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Quick thoughts: Army-Air Force in Texas

So, Army and Air Force are going to continue their service-academy football series at a new baseball stadium in Texas the next two years.

The announcement came as a bit of a surprise Thursday morning during a week where the two teams will play for Commander in Chief’s trophy Saturday at Michie Stadium without fans.

The Army-Air Force game hasn’t been played at a neutral site since Soldier Field in 1965.

Globe Life Field in Arlington, Texas will play host to the game the next two Novembers.

Army fans will have to wait until at least 2024 to see the Black Knights play Air Force at Michie Stadium with the announcement.

See two positives for this two-game series agreement.

Money. College athletic departments are struggling for revenue during the coronavirus pandemic. I was told by former Army athletic director Boo Corrigan a few years back that the athletic department makes about $1 million when it sells out Michie Stadium. (The Air Force game is traditionally a marquee matchup and has drawn a sellout crowds). Ticket prices have increased since then so the Texas Rangers or sponsor Lockheed Martin must be paying Army and Air Force more handsomely.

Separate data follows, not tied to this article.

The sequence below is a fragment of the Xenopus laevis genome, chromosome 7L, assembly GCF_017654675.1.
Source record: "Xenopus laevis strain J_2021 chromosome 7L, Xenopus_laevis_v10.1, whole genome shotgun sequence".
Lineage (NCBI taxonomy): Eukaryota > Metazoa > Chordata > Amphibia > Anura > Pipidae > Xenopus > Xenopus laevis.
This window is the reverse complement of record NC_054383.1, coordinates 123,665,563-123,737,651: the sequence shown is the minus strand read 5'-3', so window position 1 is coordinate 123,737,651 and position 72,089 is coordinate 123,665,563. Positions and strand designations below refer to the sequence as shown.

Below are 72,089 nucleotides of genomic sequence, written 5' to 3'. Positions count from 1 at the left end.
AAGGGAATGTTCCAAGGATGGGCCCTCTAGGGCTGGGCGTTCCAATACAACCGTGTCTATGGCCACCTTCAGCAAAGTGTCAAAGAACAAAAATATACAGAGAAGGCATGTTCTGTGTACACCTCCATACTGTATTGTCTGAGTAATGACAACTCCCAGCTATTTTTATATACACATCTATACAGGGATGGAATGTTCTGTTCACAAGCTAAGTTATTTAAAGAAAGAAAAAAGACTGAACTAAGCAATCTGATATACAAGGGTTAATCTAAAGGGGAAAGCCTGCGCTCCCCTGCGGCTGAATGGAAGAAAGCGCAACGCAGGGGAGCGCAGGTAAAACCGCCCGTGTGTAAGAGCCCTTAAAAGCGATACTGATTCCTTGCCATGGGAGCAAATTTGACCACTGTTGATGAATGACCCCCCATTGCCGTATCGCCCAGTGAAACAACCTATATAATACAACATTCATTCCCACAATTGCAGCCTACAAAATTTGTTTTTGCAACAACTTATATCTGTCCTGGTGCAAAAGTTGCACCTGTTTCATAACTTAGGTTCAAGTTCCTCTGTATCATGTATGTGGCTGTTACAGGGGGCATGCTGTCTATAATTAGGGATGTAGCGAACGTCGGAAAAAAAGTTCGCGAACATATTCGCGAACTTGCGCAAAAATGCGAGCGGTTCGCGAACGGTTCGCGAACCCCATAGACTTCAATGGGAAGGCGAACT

Recruiting. Texas has always been a recruiting hotbed for Army. But, Air Force also recruits the Lone Star State hard.

Losing Air Force off any home schedule is a blow to Army fans. Schedules can change especially with the shuffling of dates to fill this year’s slate due to the pandemic. But, from information that we have gathered, Army’s 2022 home schedule is Texas-San Antonio, Louisiana-Monroe, Georgia State, UConn and an FCS school.

Can fans be asked to keep paying for Michie Stadium experience with that home schedule?

“Might be time to rethink,” said one Old Grad and longtime season-ticket holder. “Fan loyalty has its limits.”

There was a fan pushback the last time that Army was going to move a home game against Air Force to Yankee Stadium in 2012. The Yankees’ postseason schedule pushed the game back to Michie Stadium.

The reaction on social media has been mixed on this move. Some Army fans said playing the 2021 game in Texas is better than Colorado’s high altitude, deemed an advantage for Air Force. Others simply said they weren’t in favor of the series moving games away from the academies. Another fan asked for “big” game to be schedule at home in 2022.

One fan’s take was moving to a neutral site, “enhances the status of Army-Air Force and increases the visibility of service-academy football in Texas.”

Army-Air Force and Navy-Air Force will always be the undercard to Army-Navy. A two-game Army-Air Force series in Texas isn’t going to change that.

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